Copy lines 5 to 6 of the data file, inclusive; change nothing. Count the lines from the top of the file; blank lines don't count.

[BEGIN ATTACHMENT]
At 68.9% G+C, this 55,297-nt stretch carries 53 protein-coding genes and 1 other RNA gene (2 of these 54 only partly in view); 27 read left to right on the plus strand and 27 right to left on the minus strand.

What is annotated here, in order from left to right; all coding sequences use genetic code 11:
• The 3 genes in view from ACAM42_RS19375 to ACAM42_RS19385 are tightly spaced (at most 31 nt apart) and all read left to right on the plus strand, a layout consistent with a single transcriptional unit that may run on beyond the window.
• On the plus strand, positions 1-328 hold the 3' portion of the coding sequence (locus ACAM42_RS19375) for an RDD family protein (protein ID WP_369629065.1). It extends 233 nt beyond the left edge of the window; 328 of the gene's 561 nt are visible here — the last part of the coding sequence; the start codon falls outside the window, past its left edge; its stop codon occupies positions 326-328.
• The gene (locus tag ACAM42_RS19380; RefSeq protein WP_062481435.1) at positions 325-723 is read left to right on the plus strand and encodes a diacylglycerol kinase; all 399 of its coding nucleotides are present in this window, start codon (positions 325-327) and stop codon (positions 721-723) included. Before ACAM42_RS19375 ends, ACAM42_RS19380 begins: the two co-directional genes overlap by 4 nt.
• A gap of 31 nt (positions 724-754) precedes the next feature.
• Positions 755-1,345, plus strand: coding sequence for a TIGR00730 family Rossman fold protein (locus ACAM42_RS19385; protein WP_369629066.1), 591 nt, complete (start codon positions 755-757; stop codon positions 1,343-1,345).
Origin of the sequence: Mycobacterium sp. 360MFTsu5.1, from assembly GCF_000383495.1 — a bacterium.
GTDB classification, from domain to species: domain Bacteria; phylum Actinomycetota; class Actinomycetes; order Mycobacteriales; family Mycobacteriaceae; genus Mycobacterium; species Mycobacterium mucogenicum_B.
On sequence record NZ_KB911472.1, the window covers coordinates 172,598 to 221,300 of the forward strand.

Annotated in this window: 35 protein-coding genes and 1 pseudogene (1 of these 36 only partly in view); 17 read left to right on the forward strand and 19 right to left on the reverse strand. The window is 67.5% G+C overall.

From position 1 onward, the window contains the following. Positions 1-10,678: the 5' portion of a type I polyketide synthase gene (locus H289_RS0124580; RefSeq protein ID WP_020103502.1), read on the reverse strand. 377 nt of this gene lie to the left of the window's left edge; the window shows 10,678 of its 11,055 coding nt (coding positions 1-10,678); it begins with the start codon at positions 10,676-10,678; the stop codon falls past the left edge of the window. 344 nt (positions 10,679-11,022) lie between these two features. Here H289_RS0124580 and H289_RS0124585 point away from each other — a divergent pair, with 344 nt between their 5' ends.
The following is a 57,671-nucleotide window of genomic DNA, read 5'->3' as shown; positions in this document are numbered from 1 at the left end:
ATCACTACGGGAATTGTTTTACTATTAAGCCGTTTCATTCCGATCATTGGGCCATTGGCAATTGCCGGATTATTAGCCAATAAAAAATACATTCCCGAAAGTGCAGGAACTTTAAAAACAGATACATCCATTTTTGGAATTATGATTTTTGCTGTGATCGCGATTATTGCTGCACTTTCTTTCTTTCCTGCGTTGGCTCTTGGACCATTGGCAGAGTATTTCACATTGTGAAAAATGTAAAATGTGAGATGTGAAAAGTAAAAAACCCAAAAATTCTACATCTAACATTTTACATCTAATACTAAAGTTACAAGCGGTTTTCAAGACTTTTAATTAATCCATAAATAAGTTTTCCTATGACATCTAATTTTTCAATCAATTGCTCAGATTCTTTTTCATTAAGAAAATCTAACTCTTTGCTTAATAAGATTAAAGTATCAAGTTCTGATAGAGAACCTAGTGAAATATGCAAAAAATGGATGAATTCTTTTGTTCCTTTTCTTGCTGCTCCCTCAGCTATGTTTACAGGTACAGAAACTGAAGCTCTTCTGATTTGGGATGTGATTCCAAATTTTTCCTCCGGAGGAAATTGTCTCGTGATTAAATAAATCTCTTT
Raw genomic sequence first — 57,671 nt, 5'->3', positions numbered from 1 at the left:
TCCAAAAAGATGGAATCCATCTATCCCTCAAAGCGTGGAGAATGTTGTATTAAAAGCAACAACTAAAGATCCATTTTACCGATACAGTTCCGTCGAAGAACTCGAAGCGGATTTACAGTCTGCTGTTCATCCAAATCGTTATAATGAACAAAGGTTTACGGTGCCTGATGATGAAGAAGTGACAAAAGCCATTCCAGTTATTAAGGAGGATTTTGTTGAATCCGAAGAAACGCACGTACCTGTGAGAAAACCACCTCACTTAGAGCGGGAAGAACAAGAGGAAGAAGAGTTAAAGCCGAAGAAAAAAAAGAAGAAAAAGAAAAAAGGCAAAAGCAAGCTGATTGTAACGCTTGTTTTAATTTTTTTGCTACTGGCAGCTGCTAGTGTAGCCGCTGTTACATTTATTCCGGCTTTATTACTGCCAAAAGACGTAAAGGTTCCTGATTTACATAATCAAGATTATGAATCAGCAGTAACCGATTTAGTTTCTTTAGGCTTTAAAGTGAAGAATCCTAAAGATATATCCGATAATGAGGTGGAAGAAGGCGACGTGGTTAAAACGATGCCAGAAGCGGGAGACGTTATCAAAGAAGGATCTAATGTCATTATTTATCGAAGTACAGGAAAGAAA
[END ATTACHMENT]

• The gene (locus tag ACAM42_RS19380; RefSeq protein WP_062481435.1) at positions 325-723 is read left to right on the plus strand and encodes a diacylglycerol kinase; all 399 of its coding nucleotides are present in this window, start codon (positions 325-327) and stop codon (positions 721-723) included. Before ACAM42_RS19375 ends, ACAM42_RS19380 begins: the two co-directional genes overlap by 4 nt.
• A gap of 31 nt (positions 724-754) precedes the next feature.